“I remember I was shaking,” he recalls. “I was trying to do a straight line, and it wasn’t as straight as I wanted it. It was on this guy named Leroy. Poor Leroy. Everyone who ever started, started on Leroy.”
Ten years later, Renshaw finds himself among the privileged elite of the global tattoo community.
Right off the bat, Renshaw knew he wanted his tattooing to focus on the photorealism he favored in his youth. He began to hone his photo duplication to perfection on living, twitching, bleeding canvases, creating elaborate, finely detailed portraits of humans and animals. Very early in his career, he found himself inking a particularly evocative piece.
One of Renshaw’s clients lost his wife in a traffic accident. A few months later, the man came in and requested a memorial portrait of his late wife, whom Renshaw had once tattooed.
“I guess I knew then that I had chosen a very serious area of tattoo,” he says.
Matt Cox was a good kid — valedictorian of his high school, honors graduate from MSU, an enthusiastic aspiring songwriter and musician. When he traveled to Russia through a study-abroad program at MSU, a friend captured a photo of Matt playing guitar in Moscow’s Red Square, jamming away under the Byzantine architecture.
He died unexpectedly at the age of 22.
“The coolest thing about Matt was we never got to the point where Dad was a jerk,” says his father, Rich Cox of Pittsfield Township. “We were always best buds.”
After his son’s death, Cox searched for a way to keep his son’s memory alive. Although he had no other ink, Cox was intrigued by the permanence of a memorial tattoo.
He learned of Renshaw’s reputation for portraiture, and sought him out. The two agreed on the photo of Matt playing guitar in Red Square.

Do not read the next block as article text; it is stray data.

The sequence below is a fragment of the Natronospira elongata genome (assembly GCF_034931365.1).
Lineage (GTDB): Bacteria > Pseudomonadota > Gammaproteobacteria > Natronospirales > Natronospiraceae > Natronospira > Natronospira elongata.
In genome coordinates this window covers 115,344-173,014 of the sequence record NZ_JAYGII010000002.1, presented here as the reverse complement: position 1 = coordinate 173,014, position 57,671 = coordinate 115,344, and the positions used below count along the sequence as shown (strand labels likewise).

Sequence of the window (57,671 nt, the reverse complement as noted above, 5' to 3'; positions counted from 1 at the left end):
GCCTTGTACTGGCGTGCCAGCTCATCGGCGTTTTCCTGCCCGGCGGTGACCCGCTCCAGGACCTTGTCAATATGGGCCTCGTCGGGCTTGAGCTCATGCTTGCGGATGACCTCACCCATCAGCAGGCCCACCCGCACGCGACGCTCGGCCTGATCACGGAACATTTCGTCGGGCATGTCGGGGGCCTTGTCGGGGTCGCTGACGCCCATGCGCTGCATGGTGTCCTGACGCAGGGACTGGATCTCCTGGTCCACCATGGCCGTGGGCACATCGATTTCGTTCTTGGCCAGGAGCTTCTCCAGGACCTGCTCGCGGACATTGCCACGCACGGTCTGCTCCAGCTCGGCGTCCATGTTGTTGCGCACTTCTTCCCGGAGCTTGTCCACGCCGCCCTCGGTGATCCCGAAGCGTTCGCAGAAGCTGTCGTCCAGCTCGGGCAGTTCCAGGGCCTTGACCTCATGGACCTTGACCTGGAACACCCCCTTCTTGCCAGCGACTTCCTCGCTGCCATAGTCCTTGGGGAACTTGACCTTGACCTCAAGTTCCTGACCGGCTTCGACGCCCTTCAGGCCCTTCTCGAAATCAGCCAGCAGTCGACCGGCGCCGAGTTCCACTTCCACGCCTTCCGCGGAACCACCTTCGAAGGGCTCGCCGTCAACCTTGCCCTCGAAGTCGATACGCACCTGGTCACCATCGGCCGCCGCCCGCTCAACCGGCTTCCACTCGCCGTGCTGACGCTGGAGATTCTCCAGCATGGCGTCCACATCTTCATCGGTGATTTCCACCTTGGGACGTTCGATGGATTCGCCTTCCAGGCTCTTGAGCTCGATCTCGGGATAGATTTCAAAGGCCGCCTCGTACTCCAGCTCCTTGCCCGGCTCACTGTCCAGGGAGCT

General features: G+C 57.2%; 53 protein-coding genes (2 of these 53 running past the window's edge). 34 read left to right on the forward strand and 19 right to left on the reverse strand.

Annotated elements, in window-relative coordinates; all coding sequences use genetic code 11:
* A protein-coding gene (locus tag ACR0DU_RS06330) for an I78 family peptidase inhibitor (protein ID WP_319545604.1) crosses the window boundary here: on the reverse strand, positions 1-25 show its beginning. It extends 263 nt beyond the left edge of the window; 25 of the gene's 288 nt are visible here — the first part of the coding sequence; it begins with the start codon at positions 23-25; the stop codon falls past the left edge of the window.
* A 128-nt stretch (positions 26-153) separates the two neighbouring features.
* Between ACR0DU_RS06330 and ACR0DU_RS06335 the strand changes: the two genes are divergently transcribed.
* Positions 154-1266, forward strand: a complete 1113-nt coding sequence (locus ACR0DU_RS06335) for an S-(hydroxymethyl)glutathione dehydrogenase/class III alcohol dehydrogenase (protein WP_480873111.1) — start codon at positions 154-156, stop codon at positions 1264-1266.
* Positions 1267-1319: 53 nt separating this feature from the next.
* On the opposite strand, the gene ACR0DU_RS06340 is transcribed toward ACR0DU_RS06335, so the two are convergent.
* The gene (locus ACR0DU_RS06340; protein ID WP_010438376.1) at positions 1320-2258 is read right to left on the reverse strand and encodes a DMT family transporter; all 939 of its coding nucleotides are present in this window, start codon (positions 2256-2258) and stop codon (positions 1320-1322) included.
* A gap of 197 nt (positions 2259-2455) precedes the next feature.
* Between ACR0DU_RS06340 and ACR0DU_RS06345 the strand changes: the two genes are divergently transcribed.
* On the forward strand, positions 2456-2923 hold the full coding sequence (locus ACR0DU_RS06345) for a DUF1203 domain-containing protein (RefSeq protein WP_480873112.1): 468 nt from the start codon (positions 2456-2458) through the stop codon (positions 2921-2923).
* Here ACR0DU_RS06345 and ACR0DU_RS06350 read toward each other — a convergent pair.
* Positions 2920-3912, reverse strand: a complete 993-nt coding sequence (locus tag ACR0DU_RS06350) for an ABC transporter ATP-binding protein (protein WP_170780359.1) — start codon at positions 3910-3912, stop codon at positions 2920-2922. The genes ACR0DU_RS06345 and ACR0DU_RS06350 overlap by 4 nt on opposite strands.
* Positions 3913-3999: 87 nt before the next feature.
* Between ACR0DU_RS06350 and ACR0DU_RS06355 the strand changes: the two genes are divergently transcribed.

“I was truly overwhelmed with the results, the likeness being almost eerie,” says Cox. “Tom’s caring approach over this difficult time for me was greatly appreciated, and we still keep in touch. He took more of a personal interest, rather than just producing a piece of artwork. He got in and understood what it meant to me, and that allowed him to do a better job.
“While nothing can eliminate the pain associated with the loss of a child, anything that even remotely helps can prove invaluable to a grieving parent.”
That sentiment rings true with Scott Cashero of Livonia.
His son, Scott Jr., was killed in a car accident three years ago, just a few months shy of his 20th birthday. After the funeral, a slew of Scott Jr.’s friends and family members got tribute tattoos, mostly small designs that contained the young man’s name.
Cashero, who was already tattooed, began contemplating a memorial portrait of his son. “I didn’t want to just get a name; I wanted to get something different,” he says.
He first came across Renshaw’s craft in a Sports Illustrated article that detailed the tattoo artist’s work on sports stars including Dennis Rodman and former Detroit Tiger David Wells. Cashero scheduled an appointment, and brought in dozens of photos, which he and Renshaw pored over and discussed at length. They finally selected a candid snapshot of a beaming Scott Jr.
“My son always had that kind of smile. He was a happy kid.”
The tattoo sitting was cathartic for Cashero.
“Afterward, it was a really good feeling. I even cried, and I think I saw Tom with a few tears in his eyes.
“Now, when I’m reminiscing or thinking of my son, I can look at it and it brings me a smile. Everybody handles the death of a child differently. My wife still has a hard time looking at pictures, and we don’t keep many in the house. But now she’s comfortable with the tattoo.”